In TN 15% of the seats in state government medical colleges are reserved for all India students (subject to reservation) and 85% for students from TN (state has reservations at 69%). For private colleges other than deemed universities 100% of seats go to students from TN.
Any student who wishes to join a medical college under any quota has to clear NEET. According to this Times of India article, in 2022 the minimum cut off was 147 in the unreserved category and 129 for SC/ST/OBC category. According to this link, corresponding cut-offs in 2023 are 137 and 107 respectively.
In private colleges there is a Management Quota. It “refers to the proportion of seats in Self Financing Medical/Dental Colleges & which are under Management Quota (35% or Less). These seats will have a higher fee structure compared to GQ seats.”
The lower the cut-off in NEET, the easier it becomes for students to acquire seats under the management quota. All in the name of the poor! It might be worthwhile checking if the seat acquisition cost has fallen post NEET.
20% of the seats in Christian Medical College, Vellore are for Christians. There is also a Special Category in TN. “It refers to seats allotted to candidates who belong to any one of the special categories (i.e Persons with Benchmark Disabilities, Eminent Sports Persons, Children of Exservice Men or Special Preferential 7.5% Reservation to Government School Students.”
Is fewer seats in the general category the reason why so many students go abroad to study medicine, even to countries like Ukraine and China?
3. Why was NEET introduced esp. with respect to Tamil Nadu?
In a 2023 petition to the SC, “The state government said that the 2020 judgement had upheld NEET on the ground that it was required to curb the evil of unfair practices-granting admission based on paying capacity of candidates, charging capitation fee, large-scale malpractices, exploitation of students, profiteering, and commercialisation-all of which do not arise with respect to admission to government seats.” Source Hindustan Times
4. What are the timelines?
A 2016 Indian Express article provides a detailed timeline. Here are excerpts-
“Before 2012: CBSE used to conduct All India Pre-Medical Test (AIPMT).
2012: The Government introduces the one-country, one-test, NEET for medical admissions.” Private and minority institutions went to court.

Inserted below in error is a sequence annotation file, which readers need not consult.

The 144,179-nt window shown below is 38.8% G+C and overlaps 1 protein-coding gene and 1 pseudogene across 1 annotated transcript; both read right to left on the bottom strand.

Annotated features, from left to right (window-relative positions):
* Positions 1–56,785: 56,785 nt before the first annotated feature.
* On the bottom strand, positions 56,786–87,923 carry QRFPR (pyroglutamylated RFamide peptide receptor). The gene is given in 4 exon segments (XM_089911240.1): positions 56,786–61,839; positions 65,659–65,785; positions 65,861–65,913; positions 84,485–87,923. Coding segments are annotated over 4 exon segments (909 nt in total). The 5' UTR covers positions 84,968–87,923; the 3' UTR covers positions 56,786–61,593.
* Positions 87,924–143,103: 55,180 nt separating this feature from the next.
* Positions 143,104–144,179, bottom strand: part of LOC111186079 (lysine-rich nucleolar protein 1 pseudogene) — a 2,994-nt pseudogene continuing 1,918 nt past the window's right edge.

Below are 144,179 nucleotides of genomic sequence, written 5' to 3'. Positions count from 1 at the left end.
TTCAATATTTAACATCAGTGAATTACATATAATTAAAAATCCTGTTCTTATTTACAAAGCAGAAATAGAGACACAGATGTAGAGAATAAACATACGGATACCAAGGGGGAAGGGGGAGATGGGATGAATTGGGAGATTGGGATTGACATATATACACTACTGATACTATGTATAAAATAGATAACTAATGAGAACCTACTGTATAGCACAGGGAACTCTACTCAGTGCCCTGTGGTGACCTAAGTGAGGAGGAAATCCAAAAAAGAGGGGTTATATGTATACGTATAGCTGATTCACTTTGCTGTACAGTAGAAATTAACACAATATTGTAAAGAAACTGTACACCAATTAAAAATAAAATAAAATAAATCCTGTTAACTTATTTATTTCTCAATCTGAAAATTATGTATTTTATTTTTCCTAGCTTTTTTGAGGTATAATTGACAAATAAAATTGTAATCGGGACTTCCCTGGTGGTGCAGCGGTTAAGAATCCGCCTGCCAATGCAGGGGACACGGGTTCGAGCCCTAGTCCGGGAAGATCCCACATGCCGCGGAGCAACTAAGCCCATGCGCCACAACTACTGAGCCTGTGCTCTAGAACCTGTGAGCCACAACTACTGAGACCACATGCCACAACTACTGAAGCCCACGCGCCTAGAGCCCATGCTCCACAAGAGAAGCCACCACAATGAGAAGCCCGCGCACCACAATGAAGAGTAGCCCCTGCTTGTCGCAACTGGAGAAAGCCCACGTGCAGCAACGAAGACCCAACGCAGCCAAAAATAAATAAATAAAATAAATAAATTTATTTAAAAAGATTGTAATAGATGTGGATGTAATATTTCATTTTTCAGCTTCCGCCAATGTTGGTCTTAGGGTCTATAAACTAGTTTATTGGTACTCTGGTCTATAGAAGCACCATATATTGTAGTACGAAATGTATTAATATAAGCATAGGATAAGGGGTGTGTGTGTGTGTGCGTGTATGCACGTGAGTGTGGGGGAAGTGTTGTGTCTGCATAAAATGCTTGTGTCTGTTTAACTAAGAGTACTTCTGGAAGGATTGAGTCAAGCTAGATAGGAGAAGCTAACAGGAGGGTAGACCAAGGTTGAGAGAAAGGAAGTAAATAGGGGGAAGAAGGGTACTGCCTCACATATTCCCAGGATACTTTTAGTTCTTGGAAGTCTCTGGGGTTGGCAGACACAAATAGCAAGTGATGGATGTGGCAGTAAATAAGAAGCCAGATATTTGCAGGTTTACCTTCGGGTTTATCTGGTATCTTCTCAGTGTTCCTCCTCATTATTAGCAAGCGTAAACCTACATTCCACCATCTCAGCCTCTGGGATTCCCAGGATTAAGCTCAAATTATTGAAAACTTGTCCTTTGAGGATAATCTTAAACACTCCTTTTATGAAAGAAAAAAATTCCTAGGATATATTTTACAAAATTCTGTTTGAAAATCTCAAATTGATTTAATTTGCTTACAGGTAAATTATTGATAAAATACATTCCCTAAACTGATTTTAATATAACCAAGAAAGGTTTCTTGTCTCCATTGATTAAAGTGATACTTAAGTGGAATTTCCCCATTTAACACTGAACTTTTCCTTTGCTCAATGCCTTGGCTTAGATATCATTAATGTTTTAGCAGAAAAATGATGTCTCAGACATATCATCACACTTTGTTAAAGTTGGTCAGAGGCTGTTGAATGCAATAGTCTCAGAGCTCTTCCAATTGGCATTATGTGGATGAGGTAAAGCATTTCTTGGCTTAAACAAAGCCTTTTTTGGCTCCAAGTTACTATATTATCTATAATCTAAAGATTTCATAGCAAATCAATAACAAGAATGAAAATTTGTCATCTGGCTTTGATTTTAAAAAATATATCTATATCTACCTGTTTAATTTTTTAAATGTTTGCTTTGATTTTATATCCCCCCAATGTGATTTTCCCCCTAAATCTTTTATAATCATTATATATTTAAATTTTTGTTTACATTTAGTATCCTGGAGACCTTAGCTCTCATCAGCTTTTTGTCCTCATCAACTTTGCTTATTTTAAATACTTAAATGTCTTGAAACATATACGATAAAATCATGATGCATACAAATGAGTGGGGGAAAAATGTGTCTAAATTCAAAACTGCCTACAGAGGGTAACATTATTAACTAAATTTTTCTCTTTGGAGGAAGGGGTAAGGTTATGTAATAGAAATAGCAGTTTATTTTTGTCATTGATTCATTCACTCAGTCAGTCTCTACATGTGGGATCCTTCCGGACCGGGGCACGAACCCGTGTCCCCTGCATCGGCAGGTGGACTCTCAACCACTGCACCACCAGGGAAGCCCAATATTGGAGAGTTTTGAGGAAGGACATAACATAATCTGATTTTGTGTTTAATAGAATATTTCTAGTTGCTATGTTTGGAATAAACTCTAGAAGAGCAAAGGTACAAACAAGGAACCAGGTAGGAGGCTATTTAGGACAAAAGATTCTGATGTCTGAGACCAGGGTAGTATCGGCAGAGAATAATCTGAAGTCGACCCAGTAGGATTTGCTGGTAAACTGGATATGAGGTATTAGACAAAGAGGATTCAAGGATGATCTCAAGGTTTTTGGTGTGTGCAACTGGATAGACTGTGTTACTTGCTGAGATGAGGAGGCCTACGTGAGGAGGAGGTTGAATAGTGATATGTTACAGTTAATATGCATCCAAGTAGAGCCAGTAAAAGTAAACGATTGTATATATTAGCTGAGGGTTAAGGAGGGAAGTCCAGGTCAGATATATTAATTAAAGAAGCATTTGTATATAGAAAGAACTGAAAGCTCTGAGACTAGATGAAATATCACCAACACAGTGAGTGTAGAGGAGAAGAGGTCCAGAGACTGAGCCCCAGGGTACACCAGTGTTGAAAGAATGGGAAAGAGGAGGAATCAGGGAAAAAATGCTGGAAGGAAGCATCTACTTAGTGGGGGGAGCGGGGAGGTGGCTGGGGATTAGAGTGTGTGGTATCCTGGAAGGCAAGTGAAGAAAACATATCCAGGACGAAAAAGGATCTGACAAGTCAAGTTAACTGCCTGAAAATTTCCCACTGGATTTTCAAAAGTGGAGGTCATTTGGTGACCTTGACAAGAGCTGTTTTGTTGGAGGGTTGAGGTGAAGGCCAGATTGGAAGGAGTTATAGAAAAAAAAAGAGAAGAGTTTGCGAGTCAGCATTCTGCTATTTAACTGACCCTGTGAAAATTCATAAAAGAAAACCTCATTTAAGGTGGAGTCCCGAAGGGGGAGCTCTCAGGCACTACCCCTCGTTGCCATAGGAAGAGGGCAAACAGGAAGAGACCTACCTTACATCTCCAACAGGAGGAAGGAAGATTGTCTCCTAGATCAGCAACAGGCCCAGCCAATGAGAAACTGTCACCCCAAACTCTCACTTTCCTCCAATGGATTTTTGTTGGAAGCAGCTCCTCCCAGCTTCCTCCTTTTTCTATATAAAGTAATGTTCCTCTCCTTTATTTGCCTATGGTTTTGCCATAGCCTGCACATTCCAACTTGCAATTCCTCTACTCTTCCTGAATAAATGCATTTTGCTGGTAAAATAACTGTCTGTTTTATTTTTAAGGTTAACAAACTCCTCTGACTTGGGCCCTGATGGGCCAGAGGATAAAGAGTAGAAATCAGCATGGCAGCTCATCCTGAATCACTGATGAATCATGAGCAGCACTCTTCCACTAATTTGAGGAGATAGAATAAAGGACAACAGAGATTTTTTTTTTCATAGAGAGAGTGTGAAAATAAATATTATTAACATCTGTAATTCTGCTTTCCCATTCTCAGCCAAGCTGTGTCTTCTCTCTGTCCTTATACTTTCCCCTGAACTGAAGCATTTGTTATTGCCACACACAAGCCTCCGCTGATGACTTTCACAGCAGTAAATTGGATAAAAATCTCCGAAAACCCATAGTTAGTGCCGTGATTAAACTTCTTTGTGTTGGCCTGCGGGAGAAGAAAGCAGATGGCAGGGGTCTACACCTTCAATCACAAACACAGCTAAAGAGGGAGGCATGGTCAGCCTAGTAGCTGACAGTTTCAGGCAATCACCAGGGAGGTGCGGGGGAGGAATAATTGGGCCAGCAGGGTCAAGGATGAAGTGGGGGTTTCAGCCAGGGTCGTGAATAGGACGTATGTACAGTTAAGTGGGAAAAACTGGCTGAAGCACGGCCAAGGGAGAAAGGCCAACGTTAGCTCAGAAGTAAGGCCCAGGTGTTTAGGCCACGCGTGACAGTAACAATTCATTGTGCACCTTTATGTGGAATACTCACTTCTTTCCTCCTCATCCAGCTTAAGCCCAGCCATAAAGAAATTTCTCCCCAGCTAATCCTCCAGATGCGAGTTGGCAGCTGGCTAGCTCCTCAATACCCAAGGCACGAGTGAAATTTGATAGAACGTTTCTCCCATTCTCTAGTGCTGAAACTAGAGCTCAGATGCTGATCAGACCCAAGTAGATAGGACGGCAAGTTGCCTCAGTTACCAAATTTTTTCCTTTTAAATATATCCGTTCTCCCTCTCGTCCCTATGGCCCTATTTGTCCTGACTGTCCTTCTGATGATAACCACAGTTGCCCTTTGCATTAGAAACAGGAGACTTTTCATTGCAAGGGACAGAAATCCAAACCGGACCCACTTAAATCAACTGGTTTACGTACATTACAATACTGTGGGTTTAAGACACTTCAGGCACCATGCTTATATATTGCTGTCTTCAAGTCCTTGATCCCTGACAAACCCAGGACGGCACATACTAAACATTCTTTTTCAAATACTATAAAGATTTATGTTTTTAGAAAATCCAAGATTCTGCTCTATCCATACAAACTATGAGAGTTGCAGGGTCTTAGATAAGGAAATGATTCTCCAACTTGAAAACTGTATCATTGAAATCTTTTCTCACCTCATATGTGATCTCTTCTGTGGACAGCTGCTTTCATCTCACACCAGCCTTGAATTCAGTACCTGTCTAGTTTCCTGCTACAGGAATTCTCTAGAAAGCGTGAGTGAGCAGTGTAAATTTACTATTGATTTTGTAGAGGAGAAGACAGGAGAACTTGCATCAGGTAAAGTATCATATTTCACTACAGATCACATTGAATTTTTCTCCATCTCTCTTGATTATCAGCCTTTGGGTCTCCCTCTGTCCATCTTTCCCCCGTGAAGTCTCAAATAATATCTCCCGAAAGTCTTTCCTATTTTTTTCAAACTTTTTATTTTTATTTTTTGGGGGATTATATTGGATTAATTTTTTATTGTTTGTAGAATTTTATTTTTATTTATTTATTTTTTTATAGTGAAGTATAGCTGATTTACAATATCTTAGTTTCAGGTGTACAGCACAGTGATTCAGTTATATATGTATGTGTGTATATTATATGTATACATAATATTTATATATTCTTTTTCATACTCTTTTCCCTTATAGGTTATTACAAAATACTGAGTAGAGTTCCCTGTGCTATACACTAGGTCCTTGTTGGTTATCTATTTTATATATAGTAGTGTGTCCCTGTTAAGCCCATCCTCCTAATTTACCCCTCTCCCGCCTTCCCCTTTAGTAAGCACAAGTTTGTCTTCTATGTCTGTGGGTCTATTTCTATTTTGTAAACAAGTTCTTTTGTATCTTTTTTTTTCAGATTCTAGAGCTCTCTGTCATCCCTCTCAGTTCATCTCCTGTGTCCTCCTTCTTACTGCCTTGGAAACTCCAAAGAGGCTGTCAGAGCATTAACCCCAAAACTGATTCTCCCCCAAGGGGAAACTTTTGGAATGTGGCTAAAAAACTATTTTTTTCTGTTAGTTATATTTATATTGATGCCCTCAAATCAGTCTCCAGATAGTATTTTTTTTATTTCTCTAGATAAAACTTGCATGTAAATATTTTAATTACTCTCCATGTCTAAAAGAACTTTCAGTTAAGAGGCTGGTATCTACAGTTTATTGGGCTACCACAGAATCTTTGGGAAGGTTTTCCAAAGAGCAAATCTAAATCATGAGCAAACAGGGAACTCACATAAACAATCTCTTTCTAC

May 5, 2013: Test held for the first time.
April 28, 2016: The Supreme Court clears decks for holding of NEET in two phases for the academic year 2016-17.
May 1, 2016: CBSE conducted the first phase of NEET. As many as six lakh candidates appeared for the exam.
May 20, 2016: Amid strong reservations expressed by several states against conducting the National Eligibility cum Entrance Test (NEET) this year, the NDA government Friday paved the way for an ordinance to keep state governments’ exams out of the ambit of the common test.
July 18: The Lok Sabha passed a bill mandating the conduct of a single common exam for medical and dental courses. The new measure will also cover private colleges.”
From the above it is clear that the move for NEET was initiated in 2012 i.e. under Congress rule. Two, NEET had the blessings of the Supreme Court.
5. A lot of socially and economically disadvantaged students find it tough to attend NEET coaching and hence they are at a disadvantage. But will the abolition of NEET solve this issue?
No. From the years 2007 to 2016, admission to medical colleges was through the sole criteria of plus two( Board) marks. Did it favour poor students studying in Government school? No. A RTI query reveals not more than 2% of students who made it to medical colleges in TN were from government schools.
More number of poor, government school students made it to Medical colleges when TNPCEE was around than when the admission was based on plus two marks which stands testimony to the fact that entrance exams actually help the disadvantaged students more.Those who wish that more government school students qualify for NEET should provide extensive coaching (free of cost) to students. That is the best way. Upgrade skills.
If one uses the rural students argument to scrap NEET, then some will ask for scrapping Civil Services Exams since rural students might be at a disadvantage!
Students studied and passed before coaching centers opened. It might be a good idea to ask doctors of the 1960-70s how they managed!
6. States like Maharashtra and Karnataka, which too have a large number of medical colleges, did not oppose NEET as vehemently as TN!
In Spite of an earlier SC order, in early 2023 the TN government challenged the constitutional validity of NEET. This is notwithstanding that the application of NEET was upheld by the SC in 2020 decision in Christian Medical College vs. Union of India.
The stakes must therefore be really high for the TN government! “Why” would require a separate article.
(Errors if any in data collection are unintended and without malafide intent).